Community solar is gaining momentum across the United States, making solar energy available to more people than ever before. One of the keys to facilitating shared solar is policy. “An interesting facet of policy is what it enables people to do within a given state,” Anna Brockway, SunShot Fellow at the US Department of Energy, said in a panel discussion. “If a state has some sort of virtual benefit legislation—like virtual net metering—that enables different types of shared models than wouldn’t be possible otherwise.”
Virtual net metering allows multiple homeowners to participate in the same metering system and share the output from a single facility that is not physically connected to their property (or their meter). This scheme goes a step beyond net metering, which allows individuals to sell excess energy produced by their on-site solar system back to the utility grid and receive credits on their electric bill.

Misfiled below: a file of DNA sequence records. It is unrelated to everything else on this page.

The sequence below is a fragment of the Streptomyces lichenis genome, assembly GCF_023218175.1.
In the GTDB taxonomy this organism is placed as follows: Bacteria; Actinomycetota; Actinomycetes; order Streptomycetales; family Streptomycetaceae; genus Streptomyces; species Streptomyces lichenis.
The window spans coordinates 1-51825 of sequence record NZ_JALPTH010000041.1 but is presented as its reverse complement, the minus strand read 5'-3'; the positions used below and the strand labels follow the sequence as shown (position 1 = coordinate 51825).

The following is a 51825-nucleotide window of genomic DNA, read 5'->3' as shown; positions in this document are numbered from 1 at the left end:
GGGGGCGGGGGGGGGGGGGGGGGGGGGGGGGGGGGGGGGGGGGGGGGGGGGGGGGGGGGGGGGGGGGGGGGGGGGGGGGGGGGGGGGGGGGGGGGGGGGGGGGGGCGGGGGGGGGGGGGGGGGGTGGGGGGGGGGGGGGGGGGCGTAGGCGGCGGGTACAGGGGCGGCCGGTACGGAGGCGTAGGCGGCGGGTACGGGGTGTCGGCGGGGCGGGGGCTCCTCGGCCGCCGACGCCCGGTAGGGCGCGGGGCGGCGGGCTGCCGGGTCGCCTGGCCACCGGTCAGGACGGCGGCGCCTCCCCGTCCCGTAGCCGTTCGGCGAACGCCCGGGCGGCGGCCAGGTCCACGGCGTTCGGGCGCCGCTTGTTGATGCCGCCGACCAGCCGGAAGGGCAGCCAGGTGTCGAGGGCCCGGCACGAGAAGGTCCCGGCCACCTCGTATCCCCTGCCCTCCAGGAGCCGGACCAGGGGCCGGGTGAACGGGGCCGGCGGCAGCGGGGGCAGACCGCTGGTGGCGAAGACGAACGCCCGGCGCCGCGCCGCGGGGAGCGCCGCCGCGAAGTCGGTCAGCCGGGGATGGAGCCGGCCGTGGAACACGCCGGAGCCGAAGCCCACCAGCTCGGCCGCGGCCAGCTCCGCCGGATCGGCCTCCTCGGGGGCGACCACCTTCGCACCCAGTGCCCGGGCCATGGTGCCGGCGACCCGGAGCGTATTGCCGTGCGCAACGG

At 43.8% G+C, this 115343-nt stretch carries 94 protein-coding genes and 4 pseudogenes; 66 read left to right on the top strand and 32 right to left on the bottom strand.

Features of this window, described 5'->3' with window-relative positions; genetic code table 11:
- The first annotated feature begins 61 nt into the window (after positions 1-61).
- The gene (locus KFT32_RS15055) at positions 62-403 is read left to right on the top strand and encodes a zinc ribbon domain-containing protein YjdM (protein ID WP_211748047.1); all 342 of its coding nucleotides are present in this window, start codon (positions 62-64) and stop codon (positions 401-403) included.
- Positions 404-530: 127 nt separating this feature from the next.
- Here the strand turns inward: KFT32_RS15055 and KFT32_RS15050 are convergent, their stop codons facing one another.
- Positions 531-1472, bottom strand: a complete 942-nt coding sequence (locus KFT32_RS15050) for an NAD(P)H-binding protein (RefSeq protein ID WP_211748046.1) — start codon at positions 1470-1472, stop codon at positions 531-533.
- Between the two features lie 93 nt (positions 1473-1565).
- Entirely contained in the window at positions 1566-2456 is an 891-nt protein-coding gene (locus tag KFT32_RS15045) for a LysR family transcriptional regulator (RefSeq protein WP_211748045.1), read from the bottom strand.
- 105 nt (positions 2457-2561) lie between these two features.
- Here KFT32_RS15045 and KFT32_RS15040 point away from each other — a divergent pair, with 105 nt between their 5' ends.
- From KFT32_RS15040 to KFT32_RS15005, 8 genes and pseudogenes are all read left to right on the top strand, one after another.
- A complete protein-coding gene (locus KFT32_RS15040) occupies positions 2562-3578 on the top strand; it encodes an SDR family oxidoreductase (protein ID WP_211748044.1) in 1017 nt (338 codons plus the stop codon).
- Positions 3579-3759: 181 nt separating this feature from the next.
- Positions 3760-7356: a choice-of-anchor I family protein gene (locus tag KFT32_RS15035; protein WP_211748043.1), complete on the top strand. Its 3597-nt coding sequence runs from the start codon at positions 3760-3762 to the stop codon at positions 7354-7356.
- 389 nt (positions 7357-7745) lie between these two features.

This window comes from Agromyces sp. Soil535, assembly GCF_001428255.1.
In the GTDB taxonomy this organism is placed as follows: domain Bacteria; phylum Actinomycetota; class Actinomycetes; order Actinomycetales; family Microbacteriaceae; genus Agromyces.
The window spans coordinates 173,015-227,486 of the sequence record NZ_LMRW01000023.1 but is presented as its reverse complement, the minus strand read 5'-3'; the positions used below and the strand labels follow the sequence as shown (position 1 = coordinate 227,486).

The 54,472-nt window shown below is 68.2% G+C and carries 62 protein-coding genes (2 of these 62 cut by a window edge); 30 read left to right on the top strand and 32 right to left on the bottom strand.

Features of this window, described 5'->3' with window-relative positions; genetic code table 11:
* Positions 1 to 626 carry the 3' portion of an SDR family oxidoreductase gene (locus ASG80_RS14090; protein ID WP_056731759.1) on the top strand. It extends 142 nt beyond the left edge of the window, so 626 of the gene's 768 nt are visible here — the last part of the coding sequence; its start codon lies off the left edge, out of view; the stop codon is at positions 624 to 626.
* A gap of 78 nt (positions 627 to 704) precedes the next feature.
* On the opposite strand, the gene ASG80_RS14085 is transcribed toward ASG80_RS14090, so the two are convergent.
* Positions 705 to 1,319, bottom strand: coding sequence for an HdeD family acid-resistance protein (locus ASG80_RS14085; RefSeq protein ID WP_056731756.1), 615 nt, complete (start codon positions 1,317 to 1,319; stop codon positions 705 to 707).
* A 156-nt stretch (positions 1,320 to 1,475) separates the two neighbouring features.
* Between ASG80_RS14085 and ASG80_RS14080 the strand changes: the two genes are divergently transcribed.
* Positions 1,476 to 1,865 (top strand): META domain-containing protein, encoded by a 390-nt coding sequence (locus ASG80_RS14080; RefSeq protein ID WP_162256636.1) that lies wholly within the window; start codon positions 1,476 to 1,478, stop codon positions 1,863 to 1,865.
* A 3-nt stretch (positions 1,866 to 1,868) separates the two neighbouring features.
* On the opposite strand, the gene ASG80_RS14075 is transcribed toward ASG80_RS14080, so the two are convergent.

New Legislation in Minnesota and Washington DC
In 2012, nine states had enacted some form of virtual net metering policy (CA, CO, CT, IL, ME, MD, MA, RI and VT). During 2013, Minnesota and the District of Columbia were added to the list, passing legislation to help both reach their individual Renewable Portfolio Standard (RPS) requirements. This fall, the Washington DC City Council unanimously passed the Community Renewables Act of 2013, legalizing net metering for solar gardens up to 5 megawatts. “Virtual net-metering is great for a city like DC where there are large populations of renters, who would typically not be potential solar customers,” reports MDV-SEIA, the Solar Energy Industries Association serving Maryland, the District of Columbia and Virginia. “This will also help DC meet its renewable portfolio, which states that they must build 250 megawatts of renewable power systems by 2021.” As of October, the District had eight megawatts installed.